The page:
Hillary Schieve

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Hillary Schieve
Schieve in 2024
28th Mayor of Reno, Nevada
Assumed office
November 12, 2014
Preceded byBob Cashell
81st President of the United States Conference of Mayors
Assumed office
Preceded byFrancis Suarez
Member of the Reno City Council
from the at-large district
In office
November 14, 2012 – November 12, 2014
Preceded byPierre Hascheff
Succeeded byDavid Bobzien
Personal details
Hillary Louise Schieve

(1970-10-12) October 12, 1970 (age 53)
Reno, Nevada, U.S.
Political partyIndependent (2006–present)
EducationWashoe High

Hillary Louise Schieve (born October 12, 1970) is an American businesswoman and politician from the U.S. state of Nevada. She has been the mayor of Reno, Nevada since 2014 and is not affiliated with a political party. She is currently the President of the United States Conference of Mayors since 2023 and is the first independent politician to serve as its president.[1]


Schieve was on the Reno City Council from 2012 to 2014. Schieve was one of 20 candidates on the primary ballot in 2014. She ultimately ran for mayor in 2014 and beat her opponent, Raymond "Pez" Pezonella, a Democrat, 60.90% to 39.10% in the Washoe County election.[2] She was elected to the position of City of Reno Mayor on November 4, 2014, and sworn in eight days later.[3] Although the mayor's office is a non-partisan position, she received support from the Democratic Party prior to winning the mayoral election.[4]

On August 25, 2016, Schieve endorsed Hillary Clinton for president in 2016 in the general election after Schieve declined to endorse candidates in the primary.[5][6]

Schieve was named by Politico as one of the 11 most interesting mayors in America, citing her work to revitalize the MidTown District of Reno and continued efforts to promote affordable housing, mental health services, and the fight against homelessness.[7]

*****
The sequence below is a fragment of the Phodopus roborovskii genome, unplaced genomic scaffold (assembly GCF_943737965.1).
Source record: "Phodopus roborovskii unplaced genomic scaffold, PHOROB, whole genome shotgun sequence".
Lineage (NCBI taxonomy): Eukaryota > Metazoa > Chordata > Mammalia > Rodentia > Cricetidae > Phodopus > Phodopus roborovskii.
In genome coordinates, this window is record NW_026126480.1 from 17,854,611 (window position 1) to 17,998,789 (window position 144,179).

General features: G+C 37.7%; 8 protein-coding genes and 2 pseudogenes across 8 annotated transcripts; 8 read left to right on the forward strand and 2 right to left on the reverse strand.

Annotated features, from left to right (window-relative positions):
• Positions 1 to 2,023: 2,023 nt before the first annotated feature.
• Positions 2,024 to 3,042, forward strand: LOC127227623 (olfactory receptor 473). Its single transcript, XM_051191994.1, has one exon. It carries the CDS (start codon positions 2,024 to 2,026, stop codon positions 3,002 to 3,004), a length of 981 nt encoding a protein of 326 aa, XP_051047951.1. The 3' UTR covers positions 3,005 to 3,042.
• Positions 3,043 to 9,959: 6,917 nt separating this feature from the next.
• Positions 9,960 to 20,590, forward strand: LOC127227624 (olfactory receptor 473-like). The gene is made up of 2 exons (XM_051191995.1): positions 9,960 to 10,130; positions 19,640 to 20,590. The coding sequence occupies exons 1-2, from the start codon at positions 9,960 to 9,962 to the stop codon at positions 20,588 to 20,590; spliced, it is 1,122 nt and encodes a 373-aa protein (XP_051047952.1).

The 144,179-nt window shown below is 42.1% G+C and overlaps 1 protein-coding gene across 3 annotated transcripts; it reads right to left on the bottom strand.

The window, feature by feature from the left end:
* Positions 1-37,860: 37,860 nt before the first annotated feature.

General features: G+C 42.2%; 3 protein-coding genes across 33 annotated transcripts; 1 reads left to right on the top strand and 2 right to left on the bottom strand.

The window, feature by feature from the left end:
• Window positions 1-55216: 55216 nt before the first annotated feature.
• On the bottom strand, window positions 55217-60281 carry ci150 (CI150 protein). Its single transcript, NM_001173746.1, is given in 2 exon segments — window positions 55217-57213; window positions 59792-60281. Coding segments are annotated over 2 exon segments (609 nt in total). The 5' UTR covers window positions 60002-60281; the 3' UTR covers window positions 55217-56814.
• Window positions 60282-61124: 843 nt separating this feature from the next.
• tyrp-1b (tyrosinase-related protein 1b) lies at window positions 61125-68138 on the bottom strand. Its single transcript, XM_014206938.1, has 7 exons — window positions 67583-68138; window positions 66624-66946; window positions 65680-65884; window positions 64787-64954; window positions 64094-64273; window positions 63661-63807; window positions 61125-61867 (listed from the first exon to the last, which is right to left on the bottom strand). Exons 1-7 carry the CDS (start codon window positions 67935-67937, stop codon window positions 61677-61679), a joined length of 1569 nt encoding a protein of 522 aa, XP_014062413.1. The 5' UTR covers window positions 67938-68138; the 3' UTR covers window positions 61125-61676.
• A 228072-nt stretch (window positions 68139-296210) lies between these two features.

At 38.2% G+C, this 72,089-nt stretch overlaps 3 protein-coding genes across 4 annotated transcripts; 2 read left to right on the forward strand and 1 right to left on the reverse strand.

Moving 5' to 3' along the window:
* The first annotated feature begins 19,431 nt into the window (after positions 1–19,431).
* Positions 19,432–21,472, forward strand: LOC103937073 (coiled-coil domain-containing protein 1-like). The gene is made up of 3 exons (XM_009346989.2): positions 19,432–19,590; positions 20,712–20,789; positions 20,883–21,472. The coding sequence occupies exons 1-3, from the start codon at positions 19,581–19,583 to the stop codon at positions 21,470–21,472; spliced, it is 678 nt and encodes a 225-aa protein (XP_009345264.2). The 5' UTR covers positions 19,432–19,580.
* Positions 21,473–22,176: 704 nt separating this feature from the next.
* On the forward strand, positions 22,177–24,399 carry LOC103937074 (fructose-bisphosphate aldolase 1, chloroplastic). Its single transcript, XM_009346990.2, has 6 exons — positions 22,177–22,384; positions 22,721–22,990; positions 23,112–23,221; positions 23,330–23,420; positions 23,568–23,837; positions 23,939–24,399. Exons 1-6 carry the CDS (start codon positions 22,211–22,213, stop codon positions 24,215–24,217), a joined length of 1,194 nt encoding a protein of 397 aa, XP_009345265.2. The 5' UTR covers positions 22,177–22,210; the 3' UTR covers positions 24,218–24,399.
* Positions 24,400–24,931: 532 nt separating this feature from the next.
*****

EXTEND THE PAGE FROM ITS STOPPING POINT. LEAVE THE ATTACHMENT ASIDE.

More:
Schieve ran for re-election in 2022 for a third and final term due to term limits and was not affected by the court ruling regarding the elections for the city council and mayor by the Nevada Supreme Court.[8][9]


American flag replaced with an LGBT flag[edit]

Schieve apologized for the replacing of the American flag with the LGBT rainbow flag on the Reno City Hall skyscraper building on July 27, 2015.[10]

Excessive taxpayer spending[edit]

Schieve defended the taxpayer expenses of more than $10,000 on the State of the City address on March 9, 2017, after being criticized for wasteful spending.[11][12]

Amending powers of Mayor in Reno City Charter[edit]

Schieve convinced Democratic state senator Tick Segerblom of Las Vegas to introduce an amendment to the city charter granting "Strong Mayor" powers common in other cities across the state and country. This amendment would have made the Mayor the helm of the Executive branch by creating a separate office and allow the Mayor to veto matters passed by the Reno City Council (with the Council power to override a veto) and to break tie votes. Despite a similar Charter amendment adopted by the cities of Sparks and Mesquite, as well as a power common to the incorporated general law cities of Nevada, the amendment was withdrawn amid criticism, such as that the amendment was introduced without consulting the charter committee.[13][14] Critics (including Washoe County Democrats, Republicans of all 17 counties and others) have condemned the bill as a power grab by Schieve herself and for abusing multiple taxpayers' money accounts. The bill was rejected by the state assembly after it was passed by the state senate[15] and was later withdrawn.[16]